SANTA FE — Yvonne Allbritton-Chapman, of Socorro, is among seven New Mexicans, who will be working throughout the summer and beyond to improve the walkability of their communities.
The New Mexico State Walking College is a joint effort between AARP New Mexico and America Walks to offer a six-month, distance-learning fellowship program for people interested in advocating to make their communities more walkable. Participants, known as fellows, will complete a series of modules covering leadership development, coalition-building, walkable community design, local public policy, and strategic planning. The program is part of AARP’s Livable Communities initiative.
Allbritton-Chapman is a K-12 teacher, with plans to transition to social justice, who says Socorro has one of the most beautiful sky views in the country.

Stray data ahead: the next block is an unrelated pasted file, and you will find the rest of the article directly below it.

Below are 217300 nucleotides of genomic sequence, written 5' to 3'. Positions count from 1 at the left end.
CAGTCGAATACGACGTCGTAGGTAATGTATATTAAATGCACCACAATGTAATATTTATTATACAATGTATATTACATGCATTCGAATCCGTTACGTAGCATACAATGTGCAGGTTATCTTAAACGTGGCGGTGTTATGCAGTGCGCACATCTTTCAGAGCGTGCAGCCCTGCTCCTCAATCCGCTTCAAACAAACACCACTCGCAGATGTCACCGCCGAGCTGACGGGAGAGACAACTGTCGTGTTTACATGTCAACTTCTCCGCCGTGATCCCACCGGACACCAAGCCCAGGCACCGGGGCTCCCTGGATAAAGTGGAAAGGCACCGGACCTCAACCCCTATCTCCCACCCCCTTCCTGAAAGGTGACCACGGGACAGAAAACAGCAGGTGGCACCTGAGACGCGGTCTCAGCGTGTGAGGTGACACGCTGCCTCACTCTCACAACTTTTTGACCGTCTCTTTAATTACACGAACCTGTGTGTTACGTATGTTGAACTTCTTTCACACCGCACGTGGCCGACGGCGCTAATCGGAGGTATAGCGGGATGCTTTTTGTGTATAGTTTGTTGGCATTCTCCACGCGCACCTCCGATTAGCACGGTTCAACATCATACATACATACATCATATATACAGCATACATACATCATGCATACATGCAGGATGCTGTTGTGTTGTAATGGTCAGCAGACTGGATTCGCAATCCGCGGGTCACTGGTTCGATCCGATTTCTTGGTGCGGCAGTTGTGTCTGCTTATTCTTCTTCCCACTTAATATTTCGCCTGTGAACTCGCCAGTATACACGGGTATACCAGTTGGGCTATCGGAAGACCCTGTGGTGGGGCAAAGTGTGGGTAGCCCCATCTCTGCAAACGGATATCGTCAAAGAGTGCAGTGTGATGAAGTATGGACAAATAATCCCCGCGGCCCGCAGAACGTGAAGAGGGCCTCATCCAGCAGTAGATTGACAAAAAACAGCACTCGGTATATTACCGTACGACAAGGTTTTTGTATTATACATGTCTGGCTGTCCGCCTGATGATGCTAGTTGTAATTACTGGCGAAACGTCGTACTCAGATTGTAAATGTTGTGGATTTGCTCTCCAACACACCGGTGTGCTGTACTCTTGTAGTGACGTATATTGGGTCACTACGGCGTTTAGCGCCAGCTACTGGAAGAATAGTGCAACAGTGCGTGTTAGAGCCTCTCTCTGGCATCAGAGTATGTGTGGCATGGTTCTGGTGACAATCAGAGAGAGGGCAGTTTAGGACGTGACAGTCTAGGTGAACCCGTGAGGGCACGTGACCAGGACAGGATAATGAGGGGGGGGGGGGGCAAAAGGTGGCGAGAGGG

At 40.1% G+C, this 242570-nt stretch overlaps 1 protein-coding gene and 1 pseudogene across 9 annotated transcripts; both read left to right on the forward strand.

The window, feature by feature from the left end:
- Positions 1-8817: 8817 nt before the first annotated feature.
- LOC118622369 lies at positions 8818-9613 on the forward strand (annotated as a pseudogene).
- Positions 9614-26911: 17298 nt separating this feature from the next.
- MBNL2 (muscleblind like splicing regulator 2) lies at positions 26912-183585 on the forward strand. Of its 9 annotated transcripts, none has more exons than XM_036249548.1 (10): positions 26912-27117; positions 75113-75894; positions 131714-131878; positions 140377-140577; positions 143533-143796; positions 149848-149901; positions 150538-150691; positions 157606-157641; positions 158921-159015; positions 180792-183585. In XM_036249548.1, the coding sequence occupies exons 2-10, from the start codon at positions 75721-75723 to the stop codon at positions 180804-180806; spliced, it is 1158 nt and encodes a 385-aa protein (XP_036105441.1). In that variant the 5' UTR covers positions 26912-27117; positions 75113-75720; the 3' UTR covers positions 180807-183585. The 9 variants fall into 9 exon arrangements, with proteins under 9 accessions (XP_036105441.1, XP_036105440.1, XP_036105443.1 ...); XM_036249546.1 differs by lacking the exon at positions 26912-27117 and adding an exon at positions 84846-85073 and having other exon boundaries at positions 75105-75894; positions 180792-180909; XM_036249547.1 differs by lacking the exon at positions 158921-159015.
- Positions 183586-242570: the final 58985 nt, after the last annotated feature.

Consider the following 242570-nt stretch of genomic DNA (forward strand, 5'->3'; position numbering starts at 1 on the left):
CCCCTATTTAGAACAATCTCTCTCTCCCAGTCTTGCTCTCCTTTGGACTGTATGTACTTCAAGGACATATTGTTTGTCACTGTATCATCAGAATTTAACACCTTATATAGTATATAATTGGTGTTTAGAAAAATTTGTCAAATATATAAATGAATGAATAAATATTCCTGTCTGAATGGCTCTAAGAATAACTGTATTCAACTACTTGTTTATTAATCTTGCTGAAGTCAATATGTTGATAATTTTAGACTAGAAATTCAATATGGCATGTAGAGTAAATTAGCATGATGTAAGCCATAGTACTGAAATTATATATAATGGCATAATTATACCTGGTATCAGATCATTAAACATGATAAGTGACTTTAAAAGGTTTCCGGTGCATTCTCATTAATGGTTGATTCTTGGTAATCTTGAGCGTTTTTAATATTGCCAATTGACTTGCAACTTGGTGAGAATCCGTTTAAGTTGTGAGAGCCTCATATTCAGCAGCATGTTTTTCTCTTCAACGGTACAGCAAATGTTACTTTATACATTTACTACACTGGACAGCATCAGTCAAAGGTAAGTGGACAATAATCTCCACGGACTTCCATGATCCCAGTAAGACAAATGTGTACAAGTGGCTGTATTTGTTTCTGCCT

“But there are not many safe walking paths from which to enjoy it,” Allbritton-Chapman said, “which is why I applied for the walking college. My aim is to make a positive difference, in all avenues available, in my community.”
“Each fellow will finish the college by developing a walking action plan for their community that they can take to local leaders and elected officials to implement change. We are very excited to not only see what they come up with, but how those plans are implemented moving forward,” Joseph Sanchez, AARP New Mexico State Director, said.
Other New Mexico State Walking College Fellows are:
Desiree Rangel – Sunland Park.
Don Miller – Santa Fe
Nadine Kowice – Laguna and Acoma Pueblos
Dennis Felipe Jr. – Acoma Pueblo
Mario Hooee – Zuni Pueblo
Maria Tsethlikai – Jemez Pueblo